Peter Whittle writes regularly for the Sunday Times, and has also contributed to the Spectator, The Times and the Los Angeles Times. He formed the New Culture Forum in June this year.
During an interview earlier this year, the National Theatre’s director Nicholas Hytner said that one thing he would really like to see there in the future would be a ‘good, mischievous, right-wing play.’
The underlying implication in Hytner’s statement – that such a production would be an unusual occurrence, a naughty aberration, a guilty pleasure – would certainly have confirmed those of us on the political right in our conviction that the cultural establishment in general stands firmly behind enemy lines.
But where are the alternative voices? Do not conservatives – or indeed those others opposed to the increasingly stifling liberal/ left orthodoxy – do these kinds of things? There is the rather complacent view, still cleaved to in the cultural establishment, that broadly speaking the right conserves, and the left creates, and that the most enduring art tends to be subversive. However where that leaves such giant figures as Evelyn Waugh, Noel Coward, Graham Green or Edward Elgar, to name a few from this country alone, becomes a matter for debate.
It’s undeniable that if there are right-of-centre artists or writers out there now, they’re certainly keeping a low profile. It isn’t hard to see why. The Right may well have decisively won the economic battles, but in the Culture Wars in Britain, the Left has been victorious. In the past decade, the triumph of political correctness and cultural relativism in the arts, academia and large sections of the serious print and broadcasting media has meant that this orthodoxy has become even more entrenched. It sets the terms of debate, and has a massively disproportionate influence on what might be called the narrative of our times.
You don’t just have to pick on the BBC.
You will look in vain through the listings pages for a film about an
African dictator who uses Western aid to fund his lavish lifestyle, or
a drama set in the Thatcher era which doesn’t portray it as one long
orgy of moral corruption and greed. The recent series The Line of Beauty
depicted a world, after all, which would not be recognisable to most
people, certainly to those who bought their own council houses and
started up businesses. Stephen Frears’s film Dirty Pretty Things
highlighted the plight of immigrant workers and was rightly praised,
yet it is inconceivable that we would ever see a movie or TV drama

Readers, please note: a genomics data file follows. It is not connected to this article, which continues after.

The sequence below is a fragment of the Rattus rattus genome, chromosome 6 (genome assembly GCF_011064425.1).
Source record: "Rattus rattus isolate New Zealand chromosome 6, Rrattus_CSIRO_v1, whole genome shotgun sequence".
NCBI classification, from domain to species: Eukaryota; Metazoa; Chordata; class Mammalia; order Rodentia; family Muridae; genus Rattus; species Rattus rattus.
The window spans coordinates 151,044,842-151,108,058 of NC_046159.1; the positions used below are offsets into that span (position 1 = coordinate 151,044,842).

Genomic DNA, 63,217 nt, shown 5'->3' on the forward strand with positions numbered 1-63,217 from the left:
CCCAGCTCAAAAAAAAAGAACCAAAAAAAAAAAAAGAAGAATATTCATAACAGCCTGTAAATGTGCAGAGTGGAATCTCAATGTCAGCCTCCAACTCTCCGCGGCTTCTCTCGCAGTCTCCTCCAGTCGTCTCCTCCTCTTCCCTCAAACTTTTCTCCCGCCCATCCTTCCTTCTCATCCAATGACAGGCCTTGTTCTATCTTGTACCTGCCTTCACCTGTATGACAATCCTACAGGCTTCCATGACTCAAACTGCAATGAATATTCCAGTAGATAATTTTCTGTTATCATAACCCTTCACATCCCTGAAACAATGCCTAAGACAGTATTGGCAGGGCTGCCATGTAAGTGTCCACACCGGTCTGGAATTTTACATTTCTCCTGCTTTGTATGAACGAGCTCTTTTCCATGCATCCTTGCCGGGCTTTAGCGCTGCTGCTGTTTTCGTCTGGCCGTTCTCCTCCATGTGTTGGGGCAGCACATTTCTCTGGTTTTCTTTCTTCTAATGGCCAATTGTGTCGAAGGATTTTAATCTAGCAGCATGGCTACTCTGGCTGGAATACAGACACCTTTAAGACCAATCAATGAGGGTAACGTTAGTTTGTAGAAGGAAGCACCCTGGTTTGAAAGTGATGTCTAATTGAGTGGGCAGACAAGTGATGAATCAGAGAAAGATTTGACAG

which looked at the loss of social moorings of a sympathetically
portrayed white couple in an area of mass immigration.
Other than specifically genre writers such as Frederick Forsyth and
George McDonald Fraser, you’ll have difficulty finding a voguish
‘serious’ novelist who, like Houellebecq in France, gives his
characters speeches which are blisteringly critical of Islamic
fundamentalism. And although much visual art has become so concerned
with self-expression as to be irrelevant in terms of a wider political
debate, public art, which has undergone something of a renaissance in
the past decade, has been co-opted for social uses, often to make a
point, along liberal lines, about social inclusion and prejudice, the
most famous example perhaps being Alison Lapper Pregnant in Trafalgar
More and more of us, and not just those who work in the arts and media,
are exasperated by the way in which this deadening hand has been cast
over debate. It is essential that we challenge the left/liberal
stranglehold. When we started up The New Culture Forum this year with
this as one of our main aims, it was also in the belief that in
protecting it’s belief system and in refusing to face up to the
possibility of increasing censorship from ‘offended’ groups, the
cultural and media establishment risked fragmenting society further by
essentially closing the door on the discourse which is vital to the
health of any democratic society. The Rushdie affair was a pivotal
moment here, but more recently we’ve seen echoes of it in the forced
closure of the play Beshti, and the caving-in, by the makings of the
film adaptation of Monica Ali’s novel Brick Lane, to protests by those
who pronounce themselves ‘insulted.’
It’s ironic that those in the arts and media who profess to value
creative freedom, and the right to question, tend to go remarkably
silent when it comes to defending these things. At The New Culture
Forum, we hope to provide a forum for anybody who cares about these
issues, and who is interested in real debate which is not restricted by
the requirements of political correctness.